As if the Cowboys didn’t have enough concerns, now one more has to be added to the list

Yesterday the competition committee voted to approve that hitting with the crown of the helmet will now be penalized. A player who is more than three yards downfield or outside of the tackle box that delivers a blow with the crown of his helmet will be penalized 15 yards. If an offensive and defensive player each lowers his head and uses the crown of the helmet to make contact, each will be penalized which just means offsetting penalties and replay the down.

This rule change will directly affect the Cowboys running game and DeMarco Murray’s running style. Murray is a powerful runner who when faced with the opportunity wants to punish defenders to get those extra yards. So, to go along with all the other concerns about the Cowboys, now Murray will have to change his running style as many other running backs in the NFL will. How will this new rule affect Murray’s running style? Time will tell, but the NFL is a contact sport and it’s just a natural instinct for a player to lower his head whether it’s just to protect themselves or to give out punishment when contact is about to happen. It’s going to be very difficult for players like Murray to just change the way they have always played the game.

This is now a new rule for the NFL that will cost teams 15 yards. It’s not just about getting a fine from the NFL the following week. This will affect players, which will affect their teams and could also affect games. Players will have to change the way they play the game. They will have to think more rather than trusting their natural instinct. Doing this just might cause more injuries. What are players supposed to do now when contact is about to happen? Are they just supposed to give up and quickly hit the ground?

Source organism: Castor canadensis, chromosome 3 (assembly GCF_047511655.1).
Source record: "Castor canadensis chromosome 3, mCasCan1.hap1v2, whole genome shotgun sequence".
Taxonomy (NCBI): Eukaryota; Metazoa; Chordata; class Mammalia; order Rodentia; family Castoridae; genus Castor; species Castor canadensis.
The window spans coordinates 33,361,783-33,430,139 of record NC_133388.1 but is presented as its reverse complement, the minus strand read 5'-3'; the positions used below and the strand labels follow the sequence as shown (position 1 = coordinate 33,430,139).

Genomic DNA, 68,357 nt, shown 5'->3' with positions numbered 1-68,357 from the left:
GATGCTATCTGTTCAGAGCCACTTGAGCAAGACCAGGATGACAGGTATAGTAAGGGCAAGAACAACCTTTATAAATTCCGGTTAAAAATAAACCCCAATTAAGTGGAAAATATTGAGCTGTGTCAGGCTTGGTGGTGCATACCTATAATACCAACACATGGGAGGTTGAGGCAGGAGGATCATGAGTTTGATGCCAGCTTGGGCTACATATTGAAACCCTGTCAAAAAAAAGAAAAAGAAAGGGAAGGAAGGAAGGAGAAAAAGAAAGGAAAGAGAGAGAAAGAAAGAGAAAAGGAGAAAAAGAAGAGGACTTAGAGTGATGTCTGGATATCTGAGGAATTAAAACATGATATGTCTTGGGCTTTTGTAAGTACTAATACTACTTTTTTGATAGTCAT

Emmitt Smith

“I think it affects every aspect of our game,” Smith said. “As a running back, you’ve been taught since you were a little kid to get behind your shoulder pads to protect yourself and lower your shoulder. The first thing you do is lower your shoulder but attached to your shoulder is your head. It’s not like you’re trying to go in there and really trying to deliver a blow but your head is part of protecting yourself, and it gets in the way a lot whether or not you’re trying to hit with the crown of your head or you’re trying to brush somebody off with your shoulder. Once your head gets in contact with another person’s head it’s just a natural part of the process of getting tackled. I think the rule itself is a little ridiculous. I don’t think the person that’s actually evaluating it appropriately is really thinking about the running back in terms of the other areas that he is going to expose himself to.”

I’m all for safety in sports, especially when it comes to concussions and the long-term effects. But let’s face it no matter what happens during a game a players brain is being knocked around, whether it’s inside a padded helmet or inside three layers of padded helmets. Contact is contact no matter how you measure it. Why not just develop a helmet with front and rear airbags that deploy once contact is made. Maybe have players were those inflatable helmets. Or better yet why not take helmets out of football altogether? They have been doing it in the sport of Rugby for years.

So besides all the concerns regarding the Cowboys offensive line, defensive line, safeties, coaching, new 4-3 defense, injuries and the salary cap hell the team is in. Now the running game of DeMarco Murray has to be added to that list. Let’s hope this is more over reaction than anything, but my guess is that this new hitting with the crown of the helmet rule is going to negatively affect many players and games come next season.

0 replies
  1. Gina Genochio
    Gina Genochio says:

    What everyone seems to be overlooking here is the important part of the rule that states a player must INITIATE contact WITH THE CROWN OF HIS HELMET. Simply lowering your head in anticipation of contact would NOT fall into that category.


Leave a Reply

Want to join the discussion?
Feel free to contribute!

Leave a Reply

Your email address will not be published. Required fields are marked *